Once again we see that scientists are not perfect, but flawed like the rest of us (duh), and it turns out the reports made by those flawed humans are also not perfect (duh).
Science works fine in aggregate, but this idea that science must have only flawless people doing impeccable work is a strawman set up by the superstitious to discredit empiricism through nutpicking. –Tim F.
The IPCC Working Group 2 report (yes there are more than 1 IPCC reports included in the overall assessment) claimed that the likelihood of the Himalayan glaciers “disappearing by the year 2035″ was “very high”. This was wrong. Very wrong. And it highlights why sticking to the peer-reviewed literature is so important. This particular claim came from a 2005 WWF report, which got its estimate of glacier loss from a 1999 article in New scientist.
And while both WWF reports and New Scientist are generally reliable, they are not peer-reviewed and thus should be viewed with increased scepticism. The IPCC failed to do this, and thus included an estimate for Himalayan glaciers that was obviously wrong.
Graham [Cogley] and I both reviewed the IPCC section on glaciers and ice sheets, and the 2035 date is not there. It is in the regional section where only regional scientists reviewed the information…
[Himalayan Glaciers] show a sustain substantial retreat that is worrisome, but again the retreat rate average is between 10 and 20 m per year on large glaciers… One of the poster glaciers for Himalayan retreat is the Gangotri Glacier, this glacier is noted as retreating around 15 m year, and is 15 km long. How can we get rid of this anytime soon?
So is this the climate scandal that many are making this out to be?
No. Of course not.
The IPCC reports are roughly 3000 pages long, it is not surprising that some errors made it through. Especially in the Working Groups 2 and 3, which suffer from a smaller amount of relevant peer-reviewed literature, and inherently greater uncertainty. And especially in the regional sections that were only reviewed by regional scientists.
the measure of an organisation is not determined by the mere existence of errors, but in how it deals with them when they crop up. The current discussion about Himalayan glaciers is therefore a good opportunity for the IPCC to further improve their procedures and think more about what the IPCC should be doing in the times between the main reports.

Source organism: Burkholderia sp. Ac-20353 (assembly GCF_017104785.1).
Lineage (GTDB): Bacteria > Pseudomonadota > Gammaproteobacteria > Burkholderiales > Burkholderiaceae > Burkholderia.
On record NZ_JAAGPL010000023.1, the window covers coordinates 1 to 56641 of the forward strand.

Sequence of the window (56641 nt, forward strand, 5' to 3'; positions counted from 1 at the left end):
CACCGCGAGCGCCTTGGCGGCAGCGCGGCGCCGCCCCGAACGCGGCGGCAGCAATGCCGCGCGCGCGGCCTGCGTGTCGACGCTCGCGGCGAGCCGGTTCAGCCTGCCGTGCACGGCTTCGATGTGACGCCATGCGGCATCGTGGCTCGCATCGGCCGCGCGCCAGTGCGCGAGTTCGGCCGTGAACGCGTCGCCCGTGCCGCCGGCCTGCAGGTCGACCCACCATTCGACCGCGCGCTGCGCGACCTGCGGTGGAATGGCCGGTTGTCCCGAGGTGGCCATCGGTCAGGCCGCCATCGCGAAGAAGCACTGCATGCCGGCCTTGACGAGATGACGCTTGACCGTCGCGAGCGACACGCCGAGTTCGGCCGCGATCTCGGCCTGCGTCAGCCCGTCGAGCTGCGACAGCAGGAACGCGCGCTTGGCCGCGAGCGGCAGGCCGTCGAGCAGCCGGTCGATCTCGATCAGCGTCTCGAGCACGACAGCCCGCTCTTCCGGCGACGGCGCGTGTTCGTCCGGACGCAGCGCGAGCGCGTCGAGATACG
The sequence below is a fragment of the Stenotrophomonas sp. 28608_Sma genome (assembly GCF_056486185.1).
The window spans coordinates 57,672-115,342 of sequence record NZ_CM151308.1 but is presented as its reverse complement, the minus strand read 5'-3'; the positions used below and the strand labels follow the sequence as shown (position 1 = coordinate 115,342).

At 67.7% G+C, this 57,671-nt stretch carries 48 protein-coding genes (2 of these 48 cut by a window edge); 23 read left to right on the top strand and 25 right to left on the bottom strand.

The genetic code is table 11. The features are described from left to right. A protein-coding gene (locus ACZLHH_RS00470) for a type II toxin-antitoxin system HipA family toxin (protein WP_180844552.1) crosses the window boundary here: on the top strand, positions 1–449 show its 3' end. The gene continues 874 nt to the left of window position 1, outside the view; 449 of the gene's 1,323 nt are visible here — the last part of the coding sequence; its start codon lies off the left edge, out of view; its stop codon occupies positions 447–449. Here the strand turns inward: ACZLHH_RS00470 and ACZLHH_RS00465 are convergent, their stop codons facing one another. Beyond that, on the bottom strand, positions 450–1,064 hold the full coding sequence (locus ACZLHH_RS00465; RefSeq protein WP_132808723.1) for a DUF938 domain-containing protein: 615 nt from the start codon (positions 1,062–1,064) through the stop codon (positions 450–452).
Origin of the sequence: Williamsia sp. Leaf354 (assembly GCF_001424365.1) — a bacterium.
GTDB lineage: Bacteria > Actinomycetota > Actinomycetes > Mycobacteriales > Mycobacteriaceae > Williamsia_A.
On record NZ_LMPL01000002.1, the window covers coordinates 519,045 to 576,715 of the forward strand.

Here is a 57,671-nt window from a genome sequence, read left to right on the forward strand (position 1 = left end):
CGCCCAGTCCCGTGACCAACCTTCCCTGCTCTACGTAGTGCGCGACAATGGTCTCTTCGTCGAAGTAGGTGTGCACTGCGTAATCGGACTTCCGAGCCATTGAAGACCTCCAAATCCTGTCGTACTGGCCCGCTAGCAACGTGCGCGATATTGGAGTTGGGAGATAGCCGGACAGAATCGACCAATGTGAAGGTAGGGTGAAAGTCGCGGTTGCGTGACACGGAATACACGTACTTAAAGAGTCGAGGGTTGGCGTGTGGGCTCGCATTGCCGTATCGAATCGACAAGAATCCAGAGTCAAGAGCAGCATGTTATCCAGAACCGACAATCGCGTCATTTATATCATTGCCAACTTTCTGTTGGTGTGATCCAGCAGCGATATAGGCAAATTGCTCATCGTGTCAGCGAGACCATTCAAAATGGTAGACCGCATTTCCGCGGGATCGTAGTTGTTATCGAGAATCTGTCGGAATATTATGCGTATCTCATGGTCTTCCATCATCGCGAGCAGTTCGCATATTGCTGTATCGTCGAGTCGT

The IPCC has already acknowledged the error, though it will take considerably more time for policies to change.
It is also worth noting that despite what has been claimed this is not a ‘central claim’ of the IPCC. First the 2035 date only appears in the regional section of the WG2. The claim didn’t make it to the summary for policy makes, or even the chapter summary. This helps explain why so few people noticed the error until quite recently.
Secondly it was not put in the IPCC to add political pressure, despite what has been claimed [UPDATE: It is looking like this claim was completely made up]. Politicians read the summary for policymakers, and not much else. Anything that doesn’t make it into the summary wont put any political pressure on anyone.
And most importantly, this claim is not part of the WG1. This is the working group tasked with understanding the physical science. They are the ones who answer the questions: is the earth warming? (yes), and if so what is the cause? (primarily our GHG emissions). This whole kerfuffle is completely unrelated to the science showing that out GHG emissions are the cause of the recent warming trend.
Much like not knowing everything is not the same as not knowing anything, not getting everything correct is not the same as getting everything incorrect.
This most recent attack on the IPCC is purely political, and science can not be refuted by politics.